However, Storm was sent back to Yemen, he said, supplying various items through a courier to al-Awlaki, who still didn't suspect he was being double-crossed. The Dane believes his work eventually helped the CIA pinpoint al-Awlaki's position.
The Americans "had to crawl back to the Danish intelligence to beg them if I would travel back to Yemen and try to recreate or reestablish the contact, the communication with Anwar," Storm said. "Within four weeks, the contact was up again."
Storm, who hails from Korsoer, 75 miles (120 kilometers) southwest of Copenhagen, has past convictions for bar fights, violence, cigarette smuggling and petty theft stretching back to his early teens. He was a prospective member of the Bandidos bicycle gang before a Muslim jail mate convinced him to convert to Islam in 1997.
Storm said he later spent time with radical Islamists in Britain and Yemen, married a woman from Morocco and named their first son Osama after al-Qaida leader Osama bin Laden.
He wanted to join Islamist militants fighting in Somalia in 2006 but they rebuffed him. Storm said his anger at that rejection turned to doubts about his religion. Soon he had a complete change of heart, he said, and offered his services to PET agents, who put him in touch with their U.S. and British counterparts.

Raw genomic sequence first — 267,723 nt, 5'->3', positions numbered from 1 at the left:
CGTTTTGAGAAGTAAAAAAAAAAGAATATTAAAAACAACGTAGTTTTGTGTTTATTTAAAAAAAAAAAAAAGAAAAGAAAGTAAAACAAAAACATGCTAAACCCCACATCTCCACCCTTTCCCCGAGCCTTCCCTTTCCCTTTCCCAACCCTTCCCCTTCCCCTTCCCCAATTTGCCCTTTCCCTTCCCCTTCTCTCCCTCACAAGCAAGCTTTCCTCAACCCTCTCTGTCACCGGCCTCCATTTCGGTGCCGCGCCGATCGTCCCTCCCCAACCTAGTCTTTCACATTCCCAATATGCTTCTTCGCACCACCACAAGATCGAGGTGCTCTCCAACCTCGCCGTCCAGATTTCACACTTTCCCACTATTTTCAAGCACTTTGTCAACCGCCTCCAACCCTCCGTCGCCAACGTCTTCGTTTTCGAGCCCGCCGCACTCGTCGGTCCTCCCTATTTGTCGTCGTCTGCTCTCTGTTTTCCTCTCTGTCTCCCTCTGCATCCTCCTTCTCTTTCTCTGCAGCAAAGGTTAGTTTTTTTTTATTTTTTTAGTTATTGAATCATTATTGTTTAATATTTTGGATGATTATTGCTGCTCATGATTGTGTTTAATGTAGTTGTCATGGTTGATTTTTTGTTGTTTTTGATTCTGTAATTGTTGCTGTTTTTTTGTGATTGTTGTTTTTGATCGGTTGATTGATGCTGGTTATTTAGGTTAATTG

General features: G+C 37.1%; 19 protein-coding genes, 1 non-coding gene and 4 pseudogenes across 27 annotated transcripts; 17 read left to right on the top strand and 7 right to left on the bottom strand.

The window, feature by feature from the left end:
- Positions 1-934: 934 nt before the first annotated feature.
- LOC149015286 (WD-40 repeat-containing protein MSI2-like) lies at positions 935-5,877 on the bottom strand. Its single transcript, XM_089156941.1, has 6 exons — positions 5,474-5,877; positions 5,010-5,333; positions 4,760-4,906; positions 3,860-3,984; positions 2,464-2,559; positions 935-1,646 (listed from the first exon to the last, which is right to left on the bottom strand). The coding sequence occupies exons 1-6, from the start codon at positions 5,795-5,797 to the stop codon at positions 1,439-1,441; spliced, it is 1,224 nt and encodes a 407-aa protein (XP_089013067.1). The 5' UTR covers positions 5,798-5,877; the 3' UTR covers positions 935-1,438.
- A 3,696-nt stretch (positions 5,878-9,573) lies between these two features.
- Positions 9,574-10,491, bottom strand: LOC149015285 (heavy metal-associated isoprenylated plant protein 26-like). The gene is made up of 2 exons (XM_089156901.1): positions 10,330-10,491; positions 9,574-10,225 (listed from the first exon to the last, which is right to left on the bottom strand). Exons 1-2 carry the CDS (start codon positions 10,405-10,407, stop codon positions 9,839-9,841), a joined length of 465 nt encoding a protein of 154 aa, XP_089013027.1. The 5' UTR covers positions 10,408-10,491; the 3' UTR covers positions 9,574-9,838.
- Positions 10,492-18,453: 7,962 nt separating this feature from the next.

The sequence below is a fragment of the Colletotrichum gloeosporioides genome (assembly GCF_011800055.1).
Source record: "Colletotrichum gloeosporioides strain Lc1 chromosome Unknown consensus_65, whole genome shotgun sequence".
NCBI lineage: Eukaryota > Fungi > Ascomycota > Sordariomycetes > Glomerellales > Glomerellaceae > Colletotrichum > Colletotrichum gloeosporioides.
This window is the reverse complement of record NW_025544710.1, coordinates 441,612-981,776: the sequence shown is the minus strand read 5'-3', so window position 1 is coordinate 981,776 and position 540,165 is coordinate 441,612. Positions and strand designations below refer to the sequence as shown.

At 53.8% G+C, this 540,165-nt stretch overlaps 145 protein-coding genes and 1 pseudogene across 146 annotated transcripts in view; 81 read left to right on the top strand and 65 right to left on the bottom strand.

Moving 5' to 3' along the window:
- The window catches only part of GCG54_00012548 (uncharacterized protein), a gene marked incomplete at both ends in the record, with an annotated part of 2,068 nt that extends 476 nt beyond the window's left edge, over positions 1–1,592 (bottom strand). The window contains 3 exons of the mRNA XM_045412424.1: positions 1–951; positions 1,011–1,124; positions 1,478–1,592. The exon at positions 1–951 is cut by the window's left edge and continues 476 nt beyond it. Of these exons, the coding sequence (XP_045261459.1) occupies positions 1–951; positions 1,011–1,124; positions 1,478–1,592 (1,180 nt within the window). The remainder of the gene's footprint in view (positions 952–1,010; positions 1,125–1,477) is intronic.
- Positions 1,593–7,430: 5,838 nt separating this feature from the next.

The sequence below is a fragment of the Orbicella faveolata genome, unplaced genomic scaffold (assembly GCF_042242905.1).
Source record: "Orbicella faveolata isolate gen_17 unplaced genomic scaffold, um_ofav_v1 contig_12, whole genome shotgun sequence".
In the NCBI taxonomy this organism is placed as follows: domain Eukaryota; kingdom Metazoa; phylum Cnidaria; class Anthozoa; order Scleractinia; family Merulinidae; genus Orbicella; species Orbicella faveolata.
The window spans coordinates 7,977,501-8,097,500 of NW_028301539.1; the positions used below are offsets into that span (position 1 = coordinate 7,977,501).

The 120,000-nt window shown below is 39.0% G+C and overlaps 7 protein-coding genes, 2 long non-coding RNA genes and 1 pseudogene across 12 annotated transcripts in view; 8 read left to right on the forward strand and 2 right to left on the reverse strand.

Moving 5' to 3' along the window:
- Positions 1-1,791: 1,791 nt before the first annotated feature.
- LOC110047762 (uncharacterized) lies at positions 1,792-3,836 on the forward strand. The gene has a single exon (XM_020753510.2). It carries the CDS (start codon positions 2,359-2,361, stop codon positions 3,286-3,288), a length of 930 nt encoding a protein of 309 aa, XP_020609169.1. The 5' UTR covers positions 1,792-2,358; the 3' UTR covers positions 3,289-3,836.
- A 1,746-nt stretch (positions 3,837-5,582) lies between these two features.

Storm said his relations with the CIA turned sour after he was told that al-Awlaki was killed in a separate operation. In a meeting at a seaside hotel in Denmark, he secretly recorded a conversation about the issue with a man he claims is a CIA officer.
The man Storm identified as Michael said in a recording given to the AP that the U.S. leadership — even President Barack Obama — were thankful for Storm's efforts, but added that "there were a number of other projects" to track down al-Awlaki. Michael said it was like in a soccer game when several players are in a position to a score.
"The other guy could pass it to you, but he didn't. He took the shot, he scores," Michael said. "That's what happened."
Storm wasn't satisfied with that explanation.
After spilling his secrets, Storm says he believes he's now become a potential target not only for al-Qaida, but the CIA.
"I think that when a person potentially could become a liability, it is what is easiest for intelligence services to get rid of their agents and especially people like me," Storm told AP.
He offered no firm evidence to suggest the CIA, or any other agency, had plans to hurt him.
Storm said he now lives at a secret address in Britain.
"I don't regret anything. All I wanted was to fight terrorism and I ended up being the bad guy," he said. "Everyone has won but me. I am happy I was able to save human lives, but obviously I am paying the price for this now."
Associated Press writers Karl Ritter in Stockholm, Paisley Dodds in London and Kimberly Dozier in Washington contributed to this report.
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